Friday, May 27, 2016


1 Tim 1:8

This old term, usually taken to mean something in relation to the consumption of alcohol, has little meaning in today’s indulgent culture.

The word, which is used only here in this verse in the New Testament, means “strong, robust; having power over.”

Sadly, many leaders have taken this to mean that they are to control the flock over which they have been made overseers. This meaning is so far removed from the reality of what the scripture teaches that it is a shame that it must even be discussed.

No. The robust power is to be exercised over one’s self, bringing the “body into subjection.” (1 Cor. 9:27) In other words, a leader must exemplify a strong self discipline, so that no area of the flesh, nor fleshly desires gain the ascendancy over the person’s life and he or she end up being “a castaway.”

The 1961 hit song by Jimmy Dean, “Big John” had the line “Kinda broad at the shoulder and narrow at the hip…” I recall someone in the early ‘70s talking about most preachers saying, “kinda narrow in the shoulder and broad in the hip.”

In deference to the reality of the life, pastoring is basically a sedentary occupation. So that could excuse some. However, for many, not only is it the sedentary lifestyle, it is also the over-indulgent lifestyle.

Over-indulgence is directly contrary to the requisite ‘temperate’ that Paul says Titus is to require in his candidates for leadership.

This is one of the requirements for which I cannot sit back and cast aspersion on others, for I, myself, am guilty. My advanced age is not an excuse, though it might be considered a reason.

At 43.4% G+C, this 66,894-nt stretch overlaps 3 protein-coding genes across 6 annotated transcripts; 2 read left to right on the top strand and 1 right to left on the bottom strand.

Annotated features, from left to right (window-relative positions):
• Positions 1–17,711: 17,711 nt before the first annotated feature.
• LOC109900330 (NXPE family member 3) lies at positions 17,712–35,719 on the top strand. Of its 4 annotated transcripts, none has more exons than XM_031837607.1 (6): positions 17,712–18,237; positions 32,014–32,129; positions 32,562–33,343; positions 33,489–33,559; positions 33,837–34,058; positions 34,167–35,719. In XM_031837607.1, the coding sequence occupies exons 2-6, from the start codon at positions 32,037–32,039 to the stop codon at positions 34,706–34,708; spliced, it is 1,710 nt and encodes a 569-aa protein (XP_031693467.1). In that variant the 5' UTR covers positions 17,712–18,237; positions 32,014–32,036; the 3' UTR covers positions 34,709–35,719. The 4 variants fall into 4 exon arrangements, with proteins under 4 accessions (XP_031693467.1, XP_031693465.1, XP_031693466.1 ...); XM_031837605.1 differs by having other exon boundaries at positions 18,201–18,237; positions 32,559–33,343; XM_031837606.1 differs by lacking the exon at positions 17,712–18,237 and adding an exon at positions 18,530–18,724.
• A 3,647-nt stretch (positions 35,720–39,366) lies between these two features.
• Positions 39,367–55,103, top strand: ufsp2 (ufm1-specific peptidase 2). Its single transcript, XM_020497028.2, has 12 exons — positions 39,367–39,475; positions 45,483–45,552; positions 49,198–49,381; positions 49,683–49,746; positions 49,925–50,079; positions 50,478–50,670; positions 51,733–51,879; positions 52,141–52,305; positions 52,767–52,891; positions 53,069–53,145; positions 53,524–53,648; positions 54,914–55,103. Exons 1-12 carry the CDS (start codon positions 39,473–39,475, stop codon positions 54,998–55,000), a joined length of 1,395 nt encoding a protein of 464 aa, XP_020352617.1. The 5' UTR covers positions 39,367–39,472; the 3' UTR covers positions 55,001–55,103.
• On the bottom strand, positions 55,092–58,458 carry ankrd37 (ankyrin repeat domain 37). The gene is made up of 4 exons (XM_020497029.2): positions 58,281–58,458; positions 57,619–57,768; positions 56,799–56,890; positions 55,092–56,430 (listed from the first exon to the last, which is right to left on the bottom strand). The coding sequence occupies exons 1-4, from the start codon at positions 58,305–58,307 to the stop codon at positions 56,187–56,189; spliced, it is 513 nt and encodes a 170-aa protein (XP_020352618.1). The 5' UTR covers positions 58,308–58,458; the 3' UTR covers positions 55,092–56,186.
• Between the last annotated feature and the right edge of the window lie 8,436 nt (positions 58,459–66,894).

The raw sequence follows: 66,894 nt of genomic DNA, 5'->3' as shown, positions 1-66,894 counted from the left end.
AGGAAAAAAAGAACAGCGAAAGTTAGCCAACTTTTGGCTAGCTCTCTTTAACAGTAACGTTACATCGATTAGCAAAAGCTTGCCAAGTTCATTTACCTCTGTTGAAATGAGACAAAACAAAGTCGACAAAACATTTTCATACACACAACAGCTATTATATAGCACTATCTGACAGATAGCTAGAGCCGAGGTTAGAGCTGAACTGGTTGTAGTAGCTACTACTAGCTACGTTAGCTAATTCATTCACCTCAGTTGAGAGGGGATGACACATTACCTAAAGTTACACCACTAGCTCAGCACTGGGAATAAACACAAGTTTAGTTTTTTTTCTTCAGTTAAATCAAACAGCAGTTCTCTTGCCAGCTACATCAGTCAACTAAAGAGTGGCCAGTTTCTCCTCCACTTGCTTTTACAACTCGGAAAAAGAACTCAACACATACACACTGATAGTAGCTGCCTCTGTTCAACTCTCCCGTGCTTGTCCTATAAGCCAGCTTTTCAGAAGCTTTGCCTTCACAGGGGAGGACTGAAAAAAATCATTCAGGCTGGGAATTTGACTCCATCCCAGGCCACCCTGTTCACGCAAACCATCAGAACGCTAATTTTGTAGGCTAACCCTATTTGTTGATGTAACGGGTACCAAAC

I have classmates from high school who participate in the Senior Olympics, who have been able to maintain their athleticism all these years without caving in to the softness of the times.

I also know that it is possible for me to regain some of my own athletic ability, if I could just “put my mind to it.” I have yet to find that element of will power necessary to “bring my body into subjection” so as to keep it under my control, rather than letting it control me.

I have allowed myself to become addicted to sweets. The resultant ‘crashes’ have necessitated more ‘rest’ than I otherwise would need. That ‘rest’ cuts into my time for some necessary duties. Losing that time results in feeling guilty that I have not accomplished all that I intended. The guilt feeling drives me to some sort of comfort food. And the cycle repeats itself.

So, in this place, at least, I am not qualified to lead God’s people out of the kitchen, let alone into the Kingdom of God.

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